Lear's lines are short. Words suddenly shoot out in a torrent, sometimes in mechanical  patterns. Towards the end, words themselves disintegrate into fragments, a boon for a singer conserving his resources.  If the singer barks and growls, so be it ! He's earned the right of respite.  As the orchestra sang the full story at the beginning of this opera, it will sing for Lear when his own voice becomes dim. Other parts appear fleetingly,but they aren't central, often submerged within a chorus whose form and composition varies.  Sometimes the chorus explodes in mad chatter while Lear listens. Sometimes the  voices fade sotto voce, hiding secrets. Every now and then, flurries of lyrical sound, representing a world beyond that is now elusive, but was so good that it was worth living in.  Little trios, like the daughters when they were young.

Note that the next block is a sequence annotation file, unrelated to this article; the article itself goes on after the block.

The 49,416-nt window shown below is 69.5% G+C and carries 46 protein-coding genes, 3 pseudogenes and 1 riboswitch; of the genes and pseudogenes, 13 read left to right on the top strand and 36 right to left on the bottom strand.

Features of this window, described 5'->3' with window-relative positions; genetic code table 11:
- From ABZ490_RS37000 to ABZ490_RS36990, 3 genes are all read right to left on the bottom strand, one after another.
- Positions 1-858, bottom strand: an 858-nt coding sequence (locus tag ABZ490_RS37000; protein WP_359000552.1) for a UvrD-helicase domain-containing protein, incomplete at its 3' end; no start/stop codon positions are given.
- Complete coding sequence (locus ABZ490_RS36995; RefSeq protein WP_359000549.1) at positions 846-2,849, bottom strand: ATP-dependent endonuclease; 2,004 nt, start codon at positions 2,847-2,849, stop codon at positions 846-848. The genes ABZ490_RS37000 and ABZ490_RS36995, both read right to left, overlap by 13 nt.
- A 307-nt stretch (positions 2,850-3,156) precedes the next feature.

Birtwistle's King Lear is a masterpiece, fierce, difficult to play and conduct, but relatively easy to stage.  But why didn't London notice?  Too distracted by Jonas Kaufmann at the Barbican?  Tonight I had a surreal dream and woke, wondering who the librettist might be. Not Harsent, maybe Martin  Crimp.  Then I realized that the whole opera had been a dream, so intensely vivid and detailed that I'd remebered it in full from the night before, and was revisiting the night after.  Another level of non-reality, framing the "real" opera. 

"Blow, winds, and crack your cheeks! rage! blow!
You cataracts and hurricanoes, spout
Till you have drench'd our steeples, drown'd the cocks!
You sulphurous and thought-executing fires,
Vaunt-couriers to oak-cleaving thunderbolts,
Singe my white head!
"
.

Thursday, 9 February 2017

Jurowski : Kancheli and blazing Ralph Vaughan Williams

Vladimir Jurowski (photo : Thomas Kurek)